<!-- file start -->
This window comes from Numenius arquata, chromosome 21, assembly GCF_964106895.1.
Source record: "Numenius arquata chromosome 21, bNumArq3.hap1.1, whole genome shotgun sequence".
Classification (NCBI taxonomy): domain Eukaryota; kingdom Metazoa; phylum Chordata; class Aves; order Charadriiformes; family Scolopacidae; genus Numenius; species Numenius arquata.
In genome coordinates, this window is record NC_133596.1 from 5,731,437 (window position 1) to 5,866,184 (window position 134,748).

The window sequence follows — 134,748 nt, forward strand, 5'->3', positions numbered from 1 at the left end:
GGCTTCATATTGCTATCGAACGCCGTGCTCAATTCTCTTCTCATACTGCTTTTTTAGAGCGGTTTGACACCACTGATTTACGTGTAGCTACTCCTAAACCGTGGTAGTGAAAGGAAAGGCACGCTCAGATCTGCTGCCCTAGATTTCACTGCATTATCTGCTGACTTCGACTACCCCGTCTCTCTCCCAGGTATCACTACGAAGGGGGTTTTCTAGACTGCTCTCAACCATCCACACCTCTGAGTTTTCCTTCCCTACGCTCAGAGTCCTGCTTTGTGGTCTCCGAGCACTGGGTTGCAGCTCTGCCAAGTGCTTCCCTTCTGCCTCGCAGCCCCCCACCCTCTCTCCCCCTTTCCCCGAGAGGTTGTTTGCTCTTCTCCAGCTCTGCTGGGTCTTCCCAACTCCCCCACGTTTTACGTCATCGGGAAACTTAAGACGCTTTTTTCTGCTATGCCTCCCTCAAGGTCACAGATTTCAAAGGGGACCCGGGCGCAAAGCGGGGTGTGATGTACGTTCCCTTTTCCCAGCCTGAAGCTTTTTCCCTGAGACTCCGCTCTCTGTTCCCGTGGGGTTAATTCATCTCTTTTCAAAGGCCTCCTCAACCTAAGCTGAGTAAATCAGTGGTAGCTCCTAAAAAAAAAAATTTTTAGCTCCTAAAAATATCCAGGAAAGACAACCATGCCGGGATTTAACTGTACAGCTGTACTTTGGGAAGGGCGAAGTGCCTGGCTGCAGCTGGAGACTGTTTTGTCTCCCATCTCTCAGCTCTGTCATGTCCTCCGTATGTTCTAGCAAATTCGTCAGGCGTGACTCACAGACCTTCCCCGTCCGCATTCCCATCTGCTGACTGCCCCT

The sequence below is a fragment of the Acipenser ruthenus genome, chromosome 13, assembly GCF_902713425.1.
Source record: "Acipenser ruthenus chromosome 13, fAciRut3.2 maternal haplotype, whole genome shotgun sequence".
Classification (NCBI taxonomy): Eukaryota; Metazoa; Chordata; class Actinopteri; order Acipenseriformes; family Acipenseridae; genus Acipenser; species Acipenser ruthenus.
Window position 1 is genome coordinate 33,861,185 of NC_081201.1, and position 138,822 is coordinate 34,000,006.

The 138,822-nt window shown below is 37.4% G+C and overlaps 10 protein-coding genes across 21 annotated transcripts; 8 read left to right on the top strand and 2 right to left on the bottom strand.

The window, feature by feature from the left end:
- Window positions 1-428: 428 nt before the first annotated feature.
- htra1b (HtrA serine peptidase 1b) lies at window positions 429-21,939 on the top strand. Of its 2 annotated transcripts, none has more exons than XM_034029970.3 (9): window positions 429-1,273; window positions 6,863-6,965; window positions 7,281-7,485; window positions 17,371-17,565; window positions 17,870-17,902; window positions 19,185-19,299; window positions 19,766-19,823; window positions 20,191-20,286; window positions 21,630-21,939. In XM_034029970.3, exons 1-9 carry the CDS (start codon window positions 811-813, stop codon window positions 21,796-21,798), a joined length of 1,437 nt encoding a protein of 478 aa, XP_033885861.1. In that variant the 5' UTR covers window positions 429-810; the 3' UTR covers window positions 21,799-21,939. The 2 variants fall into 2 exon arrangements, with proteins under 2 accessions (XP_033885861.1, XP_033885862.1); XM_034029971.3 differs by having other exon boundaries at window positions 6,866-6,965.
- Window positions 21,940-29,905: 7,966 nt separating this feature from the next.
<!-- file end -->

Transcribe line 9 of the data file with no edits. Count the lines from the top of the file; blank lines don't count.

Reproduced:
Classification (NCBI taxonomy): Eukaryota; Metazoa; Chordata; class Actinopteri; order Acipenseriformes; family Acipenseridae; genus Acipenser; species Acipenser ruthenus.